G-7 Leaders Race to Salvage Consensus as Trade Roils Summit
(Bloomberg) -- Leaders from the world’s richest industrialized nations downplayed expectations they will agree on a formal statement at the end of their meeting, as a brewing trade dispute threatens to upend relations between the traditional allies.
Speaking to reporters on the sidelines of the two-day Group of Seven summit in La Malbaie, Quebec, German Chancellor Angela Merkel said it remains uncertain whether the talks will produce a joint communique. Instead, the host, Canadian Prime Minister Justin Trudeau, could issue a less-formal chair’s statement.
“I cannot say whether there will be a common statement or just a summary,” Merkel said on Friday.
It would mark a rare break in protocol for the group. The consensus documents typically outline a shared vision of global affairs, where the seven countries also undertake commitments on everything from currencies, development aid and international security.
Donald Trump, for his part, told reporters at his bilateral meeting with Trudeau that he thought there would be a joint statement coming out of the summit, though he didn’t specify whether he was referring to a final joint communique or to separate side agreements.
The U.S. president is facing a backlash from leaders in Canada and Europe over tariffs he imposed last week on steel and aluminum, as well as his decisions to walk away from international deals to address Iran’s nuclear program and climate change. Leaders have struggled to find ways of getting through to Trump and persuading him to budge from his pre-established positions.
“This should not come as a surprise to anyone,” said Colin Robertson, vice president at the Canadian Global Affairs Institute and a former Canadian diplomat, but “I wouldn’t say the walls have come down if we don’t have a communique.”
Robertson said there are other issues on which there will be agreement and the primary significance of these meetings anyhow is that “leaders get together and have those frank discussions.”
Sharp disagreements on trade are making it difficult for nations to come up with the traditional concluding statement from the agreement. French President Emmanuel Macron has said he’ll refuse to sign a formal communique if there’s no progress on U.S. tariffs and other sticking points.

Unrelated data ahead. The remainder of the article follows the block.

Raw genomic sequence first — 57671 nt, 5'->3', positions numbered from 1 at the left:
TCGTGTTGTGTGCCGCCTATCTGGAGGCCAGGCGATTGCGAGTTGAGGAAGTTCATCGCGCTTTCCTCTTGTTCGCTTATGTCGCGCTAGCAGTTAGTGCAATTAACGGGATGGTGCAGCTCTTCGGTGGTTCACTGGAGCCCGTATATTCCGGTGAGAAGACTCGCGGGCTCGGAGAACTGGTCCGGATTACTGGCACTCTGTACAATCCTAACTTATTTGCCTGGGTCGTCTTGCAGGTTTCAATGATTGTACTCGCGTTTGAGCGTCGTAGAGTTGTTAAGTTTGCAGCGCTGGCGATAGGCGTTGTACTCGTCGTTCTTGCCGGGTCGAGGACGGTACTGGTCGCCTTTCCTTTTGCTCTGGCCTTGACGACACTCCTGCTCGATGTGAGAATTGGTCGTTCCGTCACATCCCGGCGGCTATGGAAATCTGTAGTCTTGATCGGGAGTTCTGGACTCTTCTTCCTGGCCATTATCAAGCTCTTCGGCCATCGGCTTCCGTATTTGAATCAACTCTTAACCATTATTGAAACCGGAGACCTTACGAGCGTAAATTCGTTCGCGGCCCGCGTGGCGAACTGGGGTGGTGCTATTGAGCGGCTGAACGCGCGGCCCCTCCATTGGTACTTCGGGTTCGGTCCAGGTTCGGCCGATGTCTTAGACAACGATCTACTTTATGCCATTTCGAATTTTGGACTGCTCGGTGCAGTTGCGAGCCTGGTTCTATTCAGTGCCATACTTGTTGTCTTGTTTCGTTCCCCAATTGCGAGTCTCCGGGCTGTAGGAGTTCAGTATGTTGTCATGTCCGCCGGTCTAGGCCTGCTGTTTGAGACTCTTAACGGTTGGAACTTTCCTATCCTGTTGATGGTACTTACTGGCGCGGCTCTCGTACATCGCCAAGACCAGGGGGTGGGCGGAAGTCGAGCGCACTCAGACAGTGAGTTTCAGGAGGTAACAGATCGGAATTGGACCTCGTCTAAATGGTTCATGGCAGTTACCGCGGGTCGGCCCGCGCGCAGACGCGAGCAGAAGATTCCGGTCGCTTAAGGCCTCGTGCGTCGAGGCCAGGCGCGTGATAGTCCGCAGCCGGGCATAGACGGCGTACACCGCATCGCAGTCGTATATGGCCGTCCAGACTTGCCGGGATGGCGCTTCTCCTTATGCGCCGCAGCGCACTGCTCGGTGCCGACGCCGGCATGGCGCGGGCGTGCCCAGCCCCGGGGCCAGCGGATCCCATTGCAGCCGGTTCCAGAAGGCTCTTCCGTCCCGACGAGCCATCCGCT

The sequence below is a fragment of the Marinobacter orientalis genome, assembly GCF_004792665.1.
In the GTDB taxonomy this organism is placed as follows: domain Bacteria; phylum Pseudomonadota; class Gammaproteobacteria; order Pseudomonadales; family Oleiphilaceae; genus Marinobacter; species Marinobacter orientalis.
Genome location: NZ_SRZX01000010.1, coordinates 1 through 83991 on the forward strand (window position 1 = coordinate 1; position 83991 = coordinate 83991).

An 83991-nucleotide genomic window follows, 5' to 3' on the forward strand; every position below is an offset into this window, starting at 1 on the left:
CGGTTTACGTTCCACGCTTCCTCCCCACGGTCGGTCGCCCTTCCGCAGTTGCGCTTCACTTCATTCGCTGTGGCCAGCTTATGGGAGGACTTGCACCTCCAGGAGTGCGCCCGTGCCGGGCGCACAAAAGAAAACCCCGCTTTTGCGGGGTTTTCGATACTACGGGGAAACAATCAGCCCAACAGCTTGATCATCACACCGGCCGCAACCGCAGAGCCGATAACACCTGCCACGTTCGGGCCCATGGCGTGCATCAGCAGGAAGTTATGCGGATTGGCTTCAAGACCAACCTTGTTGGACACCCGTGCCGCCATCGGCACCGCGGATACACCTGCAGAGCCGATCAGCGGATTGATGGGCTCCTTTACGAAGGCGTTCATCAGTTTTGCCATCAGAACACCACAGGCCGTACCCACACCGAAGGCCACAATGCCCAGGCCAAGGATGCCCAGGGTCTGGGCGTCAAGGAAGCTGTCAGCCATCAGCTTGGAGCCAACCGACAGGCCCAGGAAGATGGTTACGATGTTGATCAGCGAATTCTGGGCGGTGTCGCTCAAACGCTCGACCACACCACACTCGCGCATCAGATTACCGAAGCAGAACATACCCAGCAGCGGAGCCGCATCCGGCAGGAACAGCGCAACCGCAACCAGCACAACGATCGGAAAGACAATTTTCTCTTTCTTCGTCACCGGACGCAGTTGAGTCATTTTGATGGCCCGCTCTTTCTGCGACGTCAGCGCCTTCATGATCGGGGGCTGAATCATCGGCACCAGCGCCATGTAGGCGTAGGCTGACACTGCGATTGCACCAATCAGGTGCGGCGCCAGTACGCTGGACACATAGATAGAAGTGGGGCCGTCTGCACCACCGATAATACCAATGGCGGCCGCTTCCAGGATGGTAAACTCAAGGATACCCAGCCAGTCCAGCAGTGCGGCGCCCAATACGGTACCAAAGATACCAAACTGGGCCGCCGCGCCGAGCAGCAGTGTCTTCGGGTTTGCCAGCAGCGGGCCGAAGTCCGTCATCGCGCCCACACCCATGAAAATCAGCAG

One solution, Merkel said, might be for Trump to withhold his signature from a final document.
“In a culture of open discussion, it’s possible that we don’t agree on all points,”’ Merkel said. “It would be more honest to address the different viewpoints and to continue the work of overcoming these differences, rather than pretending that everything is in order."
Canadian Foreign Minister Chrystia Freeland, speaking to reporters at the summit, said officials are still in talks and “we’ll see where we land." The G-7 is also working on side agreements for issues such as gender and supporting democracy.
“What we want to see is getting the substance right and in the past that has been done in a number of ways -- a chairman’s statement, for example,” James Slack, a spokesman for U.K. Prime Minister Theresa May told reporters.
A senior government official meanwhile said May would warn that countermeasures from the EU would be unavoidable unless tensions were eased quickly. She would also tell other leaders that rather than imposing tariffs on each other, pressure should be increased on China to reduce its excess steel capacity, the person said.
Concerned about Trump’s approach to tariffs, Merkel on Friday proposed the creation of a "shared evaluation mechanism" on U.S. trade, a forum aimed at defusing tensions between the U.S. administration and the European Union. It’s an idea that has the support of Macron and European Commission President Jean-Claude Juncker, a French official said.
The other six nations are pushing for the G-7 to affirm “collective trade rules” in the communique, the French official said. Trump brought his hawkish trade czar, U.S. Trade Representative Robert Lighthizer, along for the trip.
The tariff standoff is a complicated issue for the EU -- each country is exposed to different sectors, and could be impacted differently in the event of an escalation. Trump, for instance, is considering imposing tariffs on auto imports on national security grounds, a move that would hurt major foreign auto producers like Germany.
Merkel has repeatedly called for a strengthening of the World Trade Organization and for the establishment of mechanisms aimed at preventing future trade disputes. It wasn’t clear how her proposed trade forum at the G-7 would differ from the WTO’s dispute resolution functions.
“We need again a multilateral trade agreement,” Merkel said at a business summit last month. “As we all see right now, something has become unstable and the situation is quite difficult. It is therefore important to create a reliable common legal framework and mechanisms for settling trade disputes, which are accepted by everybody.”
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